Isaac’s Journey

Isaac’s Journey

BY: Emily Siner

(Originally published in The News-Gazette, January 13, 2013)

Author’s Note:

When I first started talking to Rabbi Neuman, I noticed his way of speaking: philosophical, well thought-out, and at times very grand. I could tell he was used to giving sermons. I didn’t use a recorder – I had decided I didn’t want to use many direct quotes – but I would write down certain words or phrases he used that really resonated with me. Then, when writing the story, I incorporated his own words into my writing, even if I didn’t put direct quotes around it. That way, it was his voice telling the story, as if he was sitting down with the reader just as he sat down with me.

-Emily Siner

Some things he wants to remember; some things he tries to forget.

Isaac Neuman remembers a pretty woman who prepared the meals for the supervisors at St. Martin’s cemetery, an early Nazi camp in Poland. She took a liking to Isaac. “Stomarek,” she called him, a reference to the “one hundred marks” he had tried to hide from his captors. When they found the money, he had received a vicious beating. “Hey, Stomarek, come here,” she said and handed the 18-year-old leftovers from the supervisors’ meal. She would do this for him over the next year and a half. When he talks about her today, his eyes light up and his face breaks into a smile.

He laughs when he recalls a man named Joel Zolna, who sat next to him on a train to one of the last camps where he was imprisoned. The train slowed down as it curved around a mountain. Isaac was too weak to jump and run, and Joel couldn’t flee with his identification numbers painted on his coat. Isaac’s coat had the numbers sewn on, so he ripped them off and switched coats with Joel, who jumped off the slowing train and escaped. After the war, Joel would take Isaac out to nightclubs and concerts.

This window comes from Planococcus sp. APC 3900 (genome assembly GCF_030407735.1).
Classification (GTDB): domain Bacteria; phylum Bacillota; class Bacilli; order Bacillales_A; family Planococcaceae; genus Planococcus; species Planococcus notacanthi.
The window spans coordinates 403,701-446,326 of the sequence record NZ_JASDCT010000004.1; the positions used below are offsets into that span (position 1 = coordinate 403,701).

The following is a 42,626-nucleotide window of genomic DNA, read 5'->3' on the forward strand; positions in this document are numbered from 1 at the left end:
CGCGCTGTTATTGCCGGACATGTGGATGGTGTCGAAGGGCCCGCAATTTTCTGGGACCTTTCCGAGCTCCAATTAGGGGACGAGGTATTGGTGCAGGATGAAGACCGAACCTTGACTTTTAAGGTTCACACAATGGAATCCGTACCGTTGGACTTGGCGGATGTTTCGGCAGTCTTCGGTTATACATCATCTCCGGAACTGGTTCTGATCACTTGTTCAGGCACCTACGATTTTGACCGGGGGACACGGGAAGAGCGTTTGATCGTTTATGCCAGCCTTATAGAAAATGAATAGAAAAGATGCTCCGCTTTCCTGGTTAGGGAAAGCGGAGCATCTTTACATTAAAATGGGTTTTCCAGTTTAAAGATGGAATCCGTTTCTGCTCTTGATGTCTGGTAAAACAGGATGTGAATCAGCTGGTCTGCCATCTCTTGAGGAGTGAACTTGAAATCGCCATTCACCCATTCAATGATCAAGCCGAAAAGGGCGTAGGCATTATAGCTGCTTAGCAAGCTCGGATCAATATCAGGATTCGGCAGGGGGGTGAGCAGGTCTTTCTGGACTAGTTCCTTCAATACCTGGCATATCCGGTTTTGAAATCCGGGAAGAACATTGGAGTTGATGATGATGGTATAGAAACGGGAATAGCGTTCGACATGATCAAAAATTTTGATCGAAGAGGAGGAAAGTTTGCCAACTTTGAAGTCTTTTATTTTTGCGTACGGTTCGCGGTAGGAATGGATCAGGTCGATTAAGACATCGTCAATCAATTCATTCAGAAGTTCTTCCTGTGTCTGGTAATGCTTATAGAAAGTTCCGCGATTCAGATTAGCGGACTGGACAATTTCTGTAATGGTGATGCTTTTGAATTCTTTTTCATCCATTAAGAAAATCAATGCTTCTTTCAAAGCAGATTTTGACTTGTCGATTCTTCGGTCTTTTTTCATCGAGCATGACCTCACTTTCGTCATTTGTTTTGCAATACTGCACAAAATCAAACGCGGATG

These are things Isaac, who is 90 now, wants to remember. He wants to remember every person who did something to lessen his pain.

“Sparks of holiness,” he calls them.

They lit the world in its darkest days.

Yet some things he can’t forget. He can’t forget the death and ugliness he saw as he was shipped from camp to camp, nine times. He can’t forget the boxcars or the beatings, the stifling heat, the burning cold. He can’t forget the cruelty that people showed. He can’t forget that they killed his brother, parents, six sisters, grandmother, mentor, aunts, uncles, and countless cousins and friends. The world was full of brutality and misery and stench. But despite it all, those sparks of holiness—they never died.

“Ani ma’amin,” he says in Hebrew.

“I believe.”

***

At the back of his house in Champaign, with a corner window overlooking a pleasant pond, is the study where Isaac spends most of his days. It is the study of a scholar: glossy leather armchairs, a wide desk in disarray, ten columns of built-in shelves holding books with titles such as “Sermons for the Seventies” and “The Rescue of Danish Jewry.” His rabbinic diplomas line one wall. He sits on a leather couch facing a TV and a picture of his son, David, shaking President Ronald Reagan’s hand. Piers Morgan is on CNN talking about taxes and gay marriage.

Isaac, who moved to Champaign in 1974 to be the rabbi of Sinai Temple, used to have more visitors. He has stopped encouraging them to come. It’s so hard to entertain anymore, and he has enough in his house to keep busy. He has his wife, who stops in his study for short conversations and a kiss on the cheek, and a caretaker who answers the phone when he’s busy (“Neuman residence”) and pours him mineral water or wine.

But most of all, he has his books. He takes them off the shelf as if they are old friends and stacks them on a side table. Reading takes his mind off the aches of his body, more so than whatever the doctor prescribes.

Yes, his body aches. His hands shake. It’s funny, when he was 60, he thought he was going to die in his 70s. He figured a human could only endure so much trauma and pain without skimming off a few years. But even after his second coronary bypass surgery at 73, he kept going. Always another birthday. Always another reason to keep living.

He moves to the kitchen for dinner – salad, chicken, peas, rice. He pushes up his sleeves before the meal and says a short prayer over bread. There, on his left forearm, are six numbers in dark ink: 143945. A souvenir from Auschwitz.

***

He was born in 1922 in Zduńska Wola, a Polish town of about 8,000 Jews living alongside 12,000 Poles and ethnic Germans. For the first 17 years of his life, Itsekel, as he was called, grew up as a pious boy studying Torah, Talmud, Midrash and any other Jewish text he could get his hands on. His teacher and mentor was Rabbi Mendel, a former soldier in the German army in World War I, legendary in Zduńska Wola for his wisdom.